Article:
Thumbs up for food banks and a yard of Halloween pranks
Thumbs up to the York County Food Bank and other food banks around the country that have stepped up to help hungry families during an unprecedented time.
The York County Food Bank has weathered 19 months of the heaviest demand it has ever seen, and while demand is down 10% since September, it is still nowhere near the level the food bank saw before the pandemic, according to CEO Jennifer Brillhart.
Statistics reveal that bulk food distribution numbers from hundreds of food banks across the country have declined since the start of spring this year. But, according to The Associated Press, the amount of food being distributed by the nonprofit Feeding America’s more than 200 affiliated food banks still remains more than 55% above pre-pandemic levels.
And while less food from the nonprofit is making its way to those in need, that need is still there, Brillhart said.
"People are wary about coming to receive food — we do hear the message a lot that people don't want to take food," she said. “We can look at the numbers month by month, but generally we know the need is far greater."
As colder weather and holidays approach, both the York County Food Bank and the Central Pennsylvania Food Bank expect to see more people coming to their distribution centers to get healthy meals for their families.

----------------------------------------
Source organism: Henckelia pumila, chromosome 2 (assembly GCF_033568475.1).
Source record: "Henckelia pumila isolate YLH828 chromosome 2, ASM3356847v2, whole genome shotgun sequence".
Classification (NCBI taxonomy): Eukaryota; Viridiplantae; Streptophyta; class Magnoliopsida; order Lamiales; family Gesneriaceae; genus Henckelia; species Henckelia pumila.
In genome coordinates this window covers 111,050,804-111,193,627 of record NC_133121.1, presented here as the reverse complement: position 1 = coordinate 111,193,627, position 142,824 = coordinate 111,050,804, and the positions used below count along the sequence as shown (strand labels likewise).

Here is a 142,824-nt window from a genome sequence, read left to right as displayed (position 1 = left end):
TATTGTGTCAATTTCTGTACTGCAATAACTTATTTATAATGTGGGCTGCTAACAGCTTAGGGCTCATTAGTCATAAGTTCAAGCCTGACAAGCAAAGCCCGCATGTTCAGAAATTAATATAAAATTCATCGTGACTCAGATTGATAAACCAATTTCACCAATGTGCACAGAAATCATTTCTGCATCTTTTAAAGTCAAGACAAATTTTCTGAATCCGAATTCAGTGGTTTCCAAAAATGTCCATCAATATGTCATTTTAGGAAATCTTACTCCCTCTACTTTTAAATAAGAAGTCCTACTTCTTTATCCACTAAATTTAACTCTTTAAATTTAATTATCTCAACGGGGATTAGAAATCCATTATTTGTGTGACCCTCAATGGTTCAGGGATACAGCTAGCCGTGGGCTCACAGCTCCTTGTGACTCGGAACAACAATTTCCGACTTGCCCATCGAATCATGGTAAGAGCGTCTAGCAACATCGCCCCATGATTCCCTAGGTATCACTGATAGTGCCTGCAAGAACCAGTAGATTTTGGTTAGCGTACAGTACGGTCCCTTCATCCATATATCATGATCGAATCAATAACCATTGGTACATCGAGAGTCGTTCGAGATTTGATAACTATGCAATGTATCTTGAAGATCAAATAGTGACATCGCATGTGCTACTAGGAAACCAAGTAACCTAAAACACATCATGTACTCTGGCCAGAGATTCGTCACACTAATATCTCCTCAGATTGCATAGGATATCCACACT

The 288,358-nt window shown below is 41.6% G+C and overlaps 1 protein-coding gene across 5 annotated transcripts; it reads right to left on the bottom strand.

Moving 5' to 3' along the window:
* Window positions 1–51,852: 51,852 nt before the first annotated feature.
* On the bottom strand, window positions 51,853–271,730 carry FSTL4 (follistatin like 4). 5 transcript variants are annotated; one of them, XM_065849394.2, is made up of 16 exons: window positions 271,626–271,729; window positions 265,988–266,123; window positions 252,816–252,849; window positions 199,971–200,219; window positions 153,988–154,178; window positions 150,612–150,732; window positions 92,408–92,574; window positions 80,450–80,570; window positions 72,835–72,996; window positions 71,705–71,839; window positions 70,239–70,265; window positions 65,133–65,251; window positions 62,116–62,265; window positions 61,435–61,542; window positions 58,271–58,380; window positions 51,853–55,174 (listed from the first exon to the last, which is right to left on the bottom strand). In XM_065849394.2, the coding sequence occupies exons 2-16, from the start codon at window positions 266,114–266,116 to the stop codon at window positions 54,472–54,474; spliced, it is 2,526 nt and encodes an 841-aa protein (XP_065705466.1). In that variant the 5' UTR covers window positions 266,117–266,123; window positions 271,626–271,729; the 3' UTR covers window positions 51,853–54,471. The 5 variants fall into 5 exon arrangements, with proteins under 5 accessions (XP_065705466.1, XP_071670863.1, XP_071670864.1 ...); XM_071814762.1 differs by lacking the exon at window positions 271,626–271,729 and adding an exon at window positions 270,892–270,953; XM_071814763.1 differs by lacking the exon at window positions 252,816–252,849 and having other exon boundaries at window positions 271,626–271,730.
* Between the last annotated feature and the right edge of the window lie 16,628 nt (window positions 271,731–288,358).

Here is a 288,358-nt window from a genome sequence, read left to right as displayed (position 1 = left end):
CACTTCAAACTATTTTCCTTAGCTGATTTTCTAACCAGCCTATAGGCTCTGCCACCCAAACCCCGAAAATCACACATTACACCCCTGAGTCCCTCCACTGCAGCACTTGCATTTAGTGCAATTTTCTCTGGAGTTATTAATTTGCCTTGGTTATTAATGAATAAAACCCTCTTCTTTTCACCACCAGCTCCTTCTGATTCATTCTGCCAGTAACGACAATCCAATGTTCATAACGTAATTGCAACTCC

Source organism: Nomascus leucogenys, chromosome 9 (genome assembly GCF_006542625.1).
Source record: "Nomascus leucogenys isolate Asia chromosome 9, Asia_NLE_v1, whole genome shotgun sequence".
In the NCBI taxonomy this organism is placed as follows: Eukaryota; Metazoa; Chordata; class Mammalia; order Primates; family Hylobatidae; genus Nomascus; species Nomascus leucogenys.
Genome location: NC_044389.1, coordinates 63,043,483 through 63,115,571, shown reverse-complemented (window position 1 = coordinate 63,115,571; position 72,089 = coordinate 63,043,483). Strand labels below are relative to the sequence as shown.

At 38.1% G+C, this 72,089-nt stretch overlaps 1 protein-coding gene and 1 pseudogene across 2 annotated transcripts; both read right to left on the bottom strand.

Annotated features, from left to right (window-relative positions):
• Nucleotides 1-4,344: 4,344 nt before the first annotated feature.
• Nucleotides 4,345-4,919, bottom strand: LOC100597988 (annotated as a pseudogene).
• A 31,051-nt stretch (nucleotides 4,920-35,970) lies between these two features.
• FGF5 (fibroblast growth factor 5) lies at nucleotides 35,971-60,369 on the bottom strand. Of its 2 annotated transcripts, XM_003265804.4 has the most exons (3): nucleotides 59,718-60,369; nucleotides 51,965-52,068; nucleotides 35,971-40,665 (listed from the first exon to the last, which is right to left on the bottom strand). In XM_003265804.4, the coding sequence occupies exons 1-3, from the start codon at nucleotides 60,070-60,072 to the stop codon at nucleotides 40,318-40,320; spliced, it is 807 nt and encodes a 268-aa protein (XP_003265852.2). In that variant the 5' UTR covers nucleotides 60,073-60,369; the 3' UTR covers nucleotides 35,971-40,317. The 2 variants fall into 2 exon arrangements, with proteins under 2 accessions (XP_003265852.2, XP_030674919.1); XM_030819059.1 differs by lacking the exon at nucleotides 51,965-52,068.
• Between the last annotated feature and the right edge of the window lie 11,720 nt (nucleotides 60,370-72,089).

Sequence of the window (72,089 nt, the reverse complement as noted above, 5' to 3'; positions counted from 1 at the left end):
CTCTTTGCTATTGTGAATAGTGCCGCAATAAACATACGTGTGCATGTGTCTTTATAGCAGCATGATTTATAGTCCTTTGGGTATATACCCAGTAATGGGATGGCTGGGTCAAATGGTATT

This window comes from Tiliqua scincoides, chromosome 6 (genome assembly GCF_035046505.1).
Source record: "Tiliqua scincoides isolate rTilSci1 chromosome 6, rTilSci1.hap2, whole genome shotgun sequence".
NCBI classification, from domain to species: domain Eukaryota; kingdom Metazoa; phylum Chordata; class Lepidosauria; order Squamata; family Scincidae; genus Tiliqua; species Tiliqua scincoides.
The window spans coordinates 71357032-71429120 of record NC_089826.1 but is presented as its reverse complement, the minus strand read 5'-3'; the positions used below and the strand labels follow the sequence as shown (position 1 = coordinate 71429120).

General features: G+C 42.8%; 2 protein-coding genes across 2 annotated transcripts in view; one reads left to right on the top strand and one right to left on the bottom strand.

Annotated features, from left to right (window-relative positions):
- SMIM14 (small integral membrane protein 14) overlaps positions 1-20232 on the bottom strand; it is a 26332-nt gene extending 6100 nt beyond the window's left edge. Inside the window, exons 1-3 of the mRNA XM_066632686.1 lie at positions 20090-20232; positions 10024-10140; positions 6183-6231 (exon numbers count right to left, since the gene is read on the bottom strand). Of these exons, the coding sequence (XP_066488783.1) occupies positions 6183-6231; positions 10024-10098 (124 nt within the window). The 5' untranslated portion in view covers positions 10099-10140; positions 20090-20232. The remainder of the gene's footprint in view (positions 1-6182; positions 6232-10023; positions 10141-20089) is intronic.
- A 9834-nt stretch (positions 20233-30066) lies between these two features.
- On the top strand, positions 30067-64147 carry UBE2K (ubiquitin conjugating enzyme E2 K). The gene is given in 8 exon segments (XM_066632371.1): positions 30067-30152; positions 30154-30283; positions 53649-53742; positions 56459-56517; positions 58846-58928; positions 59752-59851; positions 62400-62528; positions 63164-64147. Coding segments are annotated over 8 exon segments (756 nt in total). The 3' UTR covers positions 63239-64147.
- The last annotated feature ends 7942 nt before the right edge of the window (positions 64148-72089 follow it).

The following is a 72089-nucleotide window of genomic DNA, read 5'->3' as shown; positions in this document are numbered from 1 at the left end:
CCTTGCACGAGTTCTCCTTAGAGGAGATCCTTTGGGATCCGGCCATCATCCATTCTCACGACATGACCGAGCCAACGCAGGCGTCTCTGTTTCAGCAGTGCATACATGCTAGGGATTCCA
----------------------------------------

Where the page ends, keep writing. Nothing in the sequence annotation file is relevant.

Thumbs up to Mark Daniels, who makes sure his neighbors get a chill out of Halloween.
Each year since 1985, Daniels has crafted a yard of chills around his West Manchester Township home.
He has spent countless hours building scenes of decay and destruction, mostly using such ordinary materials as PVC pipe and scrap metal and wood.
“It alerted the neighbors that we're really the place to be for Halloween," Daniels said. “We never lacked for trick-or-treaters, that's for sure."
The display draws hundreds of trick-or-treaters to the neighborhood every year for a fun scare
“I've always enjoyed the art of Halloween, and that's really why I like to do it," said Daniels, whose birthday is Halloween.
Thumbs down to passengers on a SEPTA train who did nothing — or even recorded the act on their phones —as for 40 minutes a man harassed, groped and ultimately raped a woman, according to police.
More than two dozen train stops passed as the man assaulted the woman last week, the police chief for the Southeastern Pennsylvania Transportation Authority said at a news conference Monday. A SEPTA employee who was in the vicinity as the train went past called police to report that "something wasn't right" with a woman aboard the train, police said.
A suspect has been charged, but police have said no other passengers will be charged because not intervening during a crime is not illegal.
But while it might not be a crime to do nothing while an assault is happening, it's morally repugnant.
If you see a violent crime being committed, it's understandable to be reluctant to step in personally. But no one on that train even called 911 or pressed the emergency call button to alert authorities.